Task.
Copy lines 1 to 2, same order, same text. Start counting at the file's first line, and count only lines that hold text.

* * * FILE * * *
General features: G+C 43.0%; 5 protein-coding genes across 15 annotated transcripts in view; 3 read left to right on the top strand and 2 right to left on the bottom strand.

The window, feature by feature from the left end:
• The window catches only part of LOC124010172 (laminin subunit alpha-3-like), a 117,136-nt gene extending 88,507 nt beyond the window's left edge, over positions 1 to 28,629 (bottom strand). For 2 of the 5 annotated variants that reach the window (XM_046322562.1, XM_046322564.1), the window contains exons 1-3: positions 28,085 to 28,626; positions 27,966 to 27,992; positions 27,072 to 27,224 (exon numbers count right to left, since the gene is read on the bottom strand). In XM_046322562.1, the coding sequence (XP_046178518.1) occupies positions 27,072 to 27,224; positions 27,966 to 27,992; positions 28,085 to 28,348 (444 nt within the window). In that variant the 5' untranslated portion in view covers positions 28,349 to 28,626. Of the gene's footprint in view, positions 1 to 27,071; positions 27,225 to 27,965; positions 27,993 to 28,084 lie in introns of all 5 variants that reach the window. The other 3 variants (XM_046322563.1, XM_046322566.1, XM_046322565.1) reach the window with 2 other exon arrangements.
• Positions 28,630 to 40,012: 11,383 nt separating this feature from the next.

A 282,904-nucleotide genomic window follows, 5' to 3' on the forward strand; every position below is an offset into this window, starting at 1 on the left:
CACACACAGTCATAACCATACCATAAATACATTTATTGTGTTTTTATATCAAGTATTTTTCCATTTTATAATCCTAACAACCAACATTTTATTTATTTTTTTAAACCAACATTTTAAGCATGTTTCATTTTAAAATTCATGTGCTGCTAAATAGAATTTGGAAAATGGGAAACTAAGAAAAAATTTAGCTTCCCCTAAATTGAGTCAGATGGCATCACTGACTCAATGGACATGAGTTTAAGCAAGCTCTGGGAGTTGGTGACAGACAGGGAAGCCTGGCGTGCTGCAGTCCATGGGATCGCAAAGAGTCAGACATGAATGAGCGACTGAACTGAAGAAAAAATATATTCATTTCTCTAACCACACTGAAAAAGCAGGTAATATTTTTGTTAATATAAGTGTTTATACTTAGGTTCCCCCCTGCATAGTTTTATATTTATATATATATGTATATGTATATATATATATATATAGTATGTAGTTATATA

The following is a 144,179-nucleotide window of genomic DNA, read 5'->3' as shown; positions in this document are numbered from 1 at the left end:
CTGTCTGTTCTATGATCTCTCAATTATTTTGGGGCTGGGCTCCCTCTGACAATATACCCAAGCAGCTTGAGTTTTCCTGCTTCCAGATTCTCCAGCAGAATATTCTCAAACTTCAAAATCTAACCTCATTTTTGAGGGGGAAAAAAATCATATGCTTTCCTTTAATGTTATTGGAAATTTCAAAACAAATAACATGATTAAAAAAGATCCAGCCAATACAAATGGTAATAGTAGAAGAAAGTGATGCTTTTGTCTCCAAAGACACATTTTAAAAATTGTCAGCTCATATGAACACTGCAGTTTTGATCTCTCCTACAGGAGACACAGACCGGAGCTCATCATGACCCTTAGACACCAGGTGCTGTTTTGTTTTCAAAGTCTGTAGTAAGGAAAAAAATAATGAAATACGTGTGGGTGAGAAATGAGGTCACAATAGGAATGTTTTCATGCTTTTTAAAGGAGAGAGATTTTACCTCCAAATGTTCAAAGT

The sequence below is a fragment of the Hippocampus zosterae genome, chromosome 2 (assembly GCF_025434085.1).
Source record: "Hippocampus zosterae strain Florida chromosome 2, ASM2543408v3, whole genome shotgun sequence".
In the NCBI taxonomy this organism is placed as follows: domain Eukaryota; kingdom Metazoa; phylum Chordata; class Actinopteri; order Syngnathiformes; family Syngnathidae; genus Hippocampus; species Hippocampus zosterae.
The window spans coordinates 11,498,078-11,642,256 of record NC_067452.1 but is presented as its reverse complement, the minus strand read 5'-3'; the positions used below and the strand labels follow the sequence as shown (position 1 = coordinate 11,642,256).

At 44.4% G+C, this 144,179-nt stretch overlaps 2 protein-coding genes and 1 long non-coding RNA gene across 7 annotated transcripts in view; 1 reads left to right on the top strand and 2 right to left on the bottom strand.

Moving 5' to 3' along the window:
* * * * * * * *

General features: G+C 43.0%; 5 protein-coding genes across 15 annotated transcripts in view; 3 read left to right on the top strand and 2 right to left on the bottom strand.

The window, feature by feature from the left end: